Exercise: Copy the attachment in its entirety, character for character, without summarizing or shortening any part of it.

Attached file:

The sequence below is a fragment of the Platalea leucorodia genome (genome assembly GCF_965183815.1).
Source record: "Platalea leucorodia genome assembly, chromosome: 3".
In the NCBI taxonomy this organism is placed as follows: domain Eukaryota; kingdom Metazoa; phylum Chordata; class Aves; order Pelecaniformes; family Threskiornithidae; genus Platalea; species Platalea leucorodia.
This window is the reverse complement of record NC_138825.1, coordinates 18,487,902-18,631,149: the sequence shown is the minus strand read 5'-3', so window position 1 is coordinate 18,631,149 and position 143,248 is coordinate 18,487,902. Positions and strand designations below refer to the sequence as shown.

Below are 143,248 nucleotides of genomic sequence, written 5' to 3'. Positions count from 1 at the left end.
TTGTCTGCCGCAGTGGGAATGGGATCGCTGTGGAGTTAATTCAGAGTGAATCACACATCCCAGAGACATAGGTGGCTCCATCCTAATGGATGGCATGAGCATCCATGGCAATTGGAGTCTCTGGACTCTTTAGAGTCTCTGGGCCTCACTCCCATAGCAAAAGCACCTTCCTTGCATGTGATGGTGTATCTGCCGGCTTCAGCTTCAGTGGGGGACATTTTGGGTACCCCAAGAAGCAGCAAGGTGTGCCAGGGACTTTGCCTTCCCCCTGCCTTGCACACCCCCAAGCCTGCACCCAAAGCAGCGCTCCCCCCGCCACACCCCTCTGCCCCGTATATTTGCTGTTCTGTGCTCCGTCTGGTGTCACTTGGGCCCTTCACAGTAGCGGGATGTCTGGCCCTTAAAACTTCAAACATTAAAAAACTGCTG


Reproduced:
The sequence below is a fragment of the Platalea leucorodia genome (genome assembly GCF_965183815.1).
Source record: "Platalea leucorodia genome assembly, chromosome: 3".
In the NCBI taxonomy this organism is placed as follows: domain Eukaryota; kingdom Metazoa; phylum Chordata; class Aves; order Pelecaniformes; family Threskiornithidae; genus Platalea; species Platalea leucorodia.
This window is the reverse complement of record NC_138825.1, coordinates 18,487,902-18,631,149: the sequence shown is the minus strand read 5'-3', so window position 1 is coordinate 18,631,149 and position 143,248 is coordinate 18,487,902. Positions and strand designations below refer to the sequence as shown.

Below are 143,248 nucleotides of genomic sequence, written 5' to 3'. Positions count from 1 at the left end.
TTGTCTGCCGCAGTGGGAATGGGATCGCTGTGGAGTTAATTCAGAGTGAATCACACATCCCAGAGACATAGGTGGCTCCATCCTAATGGATGGCATGAGCATCCATGGCAATTGGAGTCTCTGGACTCTTTAGAGTCTCTGGGCCTCACTCCCATAGCAAAAGCACCTTCCTTGCATGTGATGGTGTATCTGCCGGCTTCAGCTTCAGTGGGGGACATTTTGGGTACCCCAAGAAGCAGCAAGGTGTGCCAGGGACTTTGCCTTCCCCCTGCCTTGCACACCCCCAAGCCTGCACCCAAAGCAGCGCTCCCCCCGCCACACCCCTCTGCCCCGTATATTTGCTGTTCTGTGCTCCGTCTGGTGTCACTTGGGCCCTTCACAGTAGCGGGATGTCTGGCCCTTAAAACTTCAAACATTAAAAAACTGCTG